As the COVID-19 case counts continue to rise in the U.S., the economic impact of the latest virus wave is coming into focus.
September 21, 2021 – As the COVID-19 case counts continue to rise in the U.S., the economic impact of the latest virus wave is coming into focus. The first sign of concern was a slide in consumer confidence in August, which tumbled 11.3 points to 113.8, erasing all of the gains in the confidence index since March.¹ August’s nonfarm payroll report showed 235,000 jobs were added for the month, the slowest pace since January.² Our forecast assumptions last month had a solid month-over-month (MoM) rise in real consumer spending (normally roughly 70 percent of GDP (Gross Domestic Product) growth) for July but the actual data showed a slight contraction.³ In light of the recent economic data, we now expect the economy to grow at a much more modest 2.0 percent (annualized) in Q3 before accelerating to 4.6 percent in Q4. The more modest pace of economic activity should be short lived, in our view, assuming virus case counts begin to fall. Even with the downshift in economic activity, the Fed is still on course to begin tapering their monthly asset purchases beginning in December of this year.
In addition to the above changes in our outlook, we have also rolled out our forecast for 2023 this month. After expanding 5.4 percent year-over-year (YoY) this year and 3.2 percent in 2022, we expect GDP growth to rise 2.4 percent in 2023. The growth rates we have penciled in for 2022 and 2023 reflect our view that economic activity will gradually return to its pre-pandemic average of 2.3 percent (YoY) in the latter two years of our forecast horizon. GDP growth in 2022 is likely to remain elevated above its long-run average due, in part, to inventory rebuilding efforts that have been hampered this year by the virus.
The Delta deceleration is here
The first rate hike likely in 2023
All eyes are on the federal budget
Real (inflation-adjusted) consumer spending (SA, three-month moving average CAGR)
A bar chart showing real (inflation-adjusted) consumer spending (SA, three-month moving acerage CAGR). Ranges from .7% in January 2019 to a low of -39.5% in May 2020, a high of 41.4% in September 2020, and the last actual reading of 6.5% in July 2021.
We identified the surge in virus cases last month as a potential downside risk to the outlook. The consumer sector data appears to have deteriorated over the last several weeks, with both softer retail sales and nominal consumer spending. After adjusting for inflation, the consumer spending data showed a sharp deceleration in spending for both June and July.³ The pullback in July spending was the result of a sizable drop in goods spending, mostly related to softer auto sales amid supply shortages. While services spending continued to recover for the month, it was not enough to offset the pullback in goods spending.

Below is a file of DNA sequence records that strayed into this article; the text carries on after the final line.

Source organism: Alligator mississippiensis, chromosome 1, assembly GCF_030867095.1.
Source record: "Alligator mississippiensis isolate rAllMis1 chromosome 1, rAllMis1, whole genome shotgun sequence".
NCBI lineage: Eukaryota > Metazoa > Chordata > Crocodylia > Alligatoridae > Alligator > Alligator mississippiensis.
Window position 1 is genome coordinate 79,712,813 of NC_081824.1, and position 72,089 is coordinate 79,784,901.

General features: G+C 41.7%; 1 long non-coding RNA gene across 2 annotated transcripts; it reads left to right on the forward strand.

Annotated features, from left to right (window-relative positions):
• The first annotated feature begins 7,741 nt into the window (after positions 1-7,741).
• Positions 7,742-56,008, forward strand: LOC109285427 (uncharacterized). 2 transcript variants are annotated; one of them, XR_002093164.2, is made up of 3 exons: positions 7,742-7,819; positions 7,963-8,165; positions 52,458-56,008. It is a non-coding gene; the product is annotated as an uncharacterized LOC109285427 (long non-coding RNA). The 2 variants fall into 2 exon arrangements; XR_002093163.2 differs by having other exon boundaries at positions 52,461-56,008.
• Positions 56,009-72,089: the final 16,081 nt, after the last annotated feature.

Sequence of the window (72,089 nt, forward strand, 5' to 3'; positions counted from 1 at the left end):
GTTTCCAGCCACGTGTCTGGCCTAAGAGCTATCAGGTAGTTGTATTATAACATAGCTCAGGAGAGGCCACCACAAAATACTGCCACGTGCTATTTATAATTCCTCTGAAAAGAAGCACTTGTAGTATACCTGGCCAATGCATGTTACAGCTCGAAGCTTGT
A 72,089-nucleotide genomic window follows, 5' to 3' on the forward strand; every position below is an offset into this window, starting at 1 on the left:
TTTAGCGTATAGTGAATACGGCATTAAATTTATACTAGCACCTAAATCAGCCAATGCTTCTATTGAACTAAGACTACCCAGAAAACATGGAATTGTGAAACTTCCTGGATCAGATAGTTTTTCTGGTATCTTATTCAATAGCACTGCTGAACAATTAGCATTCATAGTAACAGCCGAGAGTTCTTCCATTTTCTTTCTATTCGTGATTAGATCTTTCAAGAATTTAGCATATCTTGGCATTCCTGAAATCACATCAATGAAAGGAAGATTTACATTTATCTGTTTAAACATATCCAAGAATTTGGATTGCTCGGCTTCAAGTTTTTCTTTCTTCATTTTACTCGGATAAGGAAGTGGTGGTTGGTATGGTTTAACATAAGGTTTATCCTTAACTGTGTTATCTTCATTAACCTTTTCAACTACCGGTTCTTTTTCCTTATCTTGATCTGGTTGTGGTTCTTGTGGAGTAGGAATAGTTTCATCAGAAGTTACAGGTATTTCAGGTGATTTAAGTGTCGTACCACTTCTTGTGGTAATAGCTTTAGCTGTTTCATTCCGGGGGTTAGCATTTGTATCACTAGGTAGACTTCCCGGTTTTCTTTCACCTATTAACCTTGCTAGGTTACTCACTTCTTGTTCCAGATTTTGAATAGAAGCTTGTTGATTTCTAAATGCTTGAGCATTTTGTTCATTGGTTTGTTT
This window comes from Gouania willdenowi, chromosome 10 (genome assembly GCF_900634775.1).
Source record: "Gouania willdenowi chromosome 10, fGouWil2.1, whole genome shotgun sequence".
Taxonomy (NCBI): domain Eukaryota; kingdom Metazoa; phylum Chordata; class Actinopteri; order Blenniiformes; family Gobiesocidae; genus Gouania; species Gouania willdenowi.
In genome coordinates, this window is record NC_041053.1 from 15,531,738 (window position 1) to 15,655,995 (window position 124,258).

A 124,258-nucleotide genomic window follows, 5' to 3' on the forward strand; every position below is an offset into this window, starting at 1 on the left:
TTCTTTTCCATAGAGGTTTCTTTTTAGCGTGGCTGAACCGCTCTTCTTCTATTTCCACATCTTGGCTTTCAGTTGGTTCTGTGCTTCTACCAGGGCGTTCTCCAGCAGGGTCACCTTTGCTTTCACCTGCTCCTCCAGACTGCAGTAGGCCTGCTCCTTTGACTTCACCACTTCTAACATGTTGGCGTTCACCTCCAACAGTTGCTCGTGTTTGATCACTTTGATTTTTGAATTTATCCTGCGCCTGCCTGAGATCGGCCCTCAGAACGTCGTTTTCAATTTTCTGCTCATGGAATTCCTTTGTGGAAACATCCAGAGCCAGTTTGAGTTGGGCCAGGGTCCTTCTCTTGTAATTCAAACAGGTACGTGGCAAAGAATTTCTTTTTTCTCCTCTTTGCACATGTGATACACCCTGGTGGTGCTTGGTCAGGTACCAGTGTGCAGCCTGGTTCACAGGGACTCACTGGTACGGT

While spending slowed, income growth edged higher in July with the release of the Child Tax Credit payments. Inflation adjusted income growth rose MoM for the first time since surging in March, following the latest round of stimulus checks. With the emerging softness in consumer spending, we now see nominal consumer spending rising 11.3 percent YoY in Q3 and 11.4 percent in Q4. At this point, we simply expect consumer spending to expand at a more modest pace over the next two quarters as the combination of virus cases, higher consumer prices and the winding down of federal stimulus programs serve as headwinds to consumption growth through the end of the year.
The first look at 2023
Our forecast for 2023 represents our team’s view of the long-run growth rate of the economy. We see the return to prior expansion averages for both consumer spending and business investment. With the likely taper of asset purchases later this year, the Fed is likely to continue shrinking the size of its balance sheet throughout much of 2022. This should set up the first rate hike from the Fed sometime in Q1 of 2023. We expect a total of four rate hikes from the Fed throughout 2023, which will narrow the spread between long-term and short-term interest rates. Such an environment moderates the pace of lending, reinforcing our view of modest GDP growth. Finally, the expansion of fiscal policy in the form of greater government spending and investment is likely to continue through the end of 2023, as the effects of the fiscal packages currently before Congress flow through to the economy.
Risks to the outlook
We remain concerned about the laundry list of items facing the Congress this fall, including the need to enact a funding bill to avoid a government shutdown at the end of this month. In addition, the potential for higher inflation to persist longer than expected and further downshifts in consumer spending related to virus concerns could result in material downgrades to our outlook in the coming months.
1 Conference Board
2 Bureau of Labor Statistics, U.S. Department of Labor
3 Bureau of Economic Analysis, U.S. Department of Commerce
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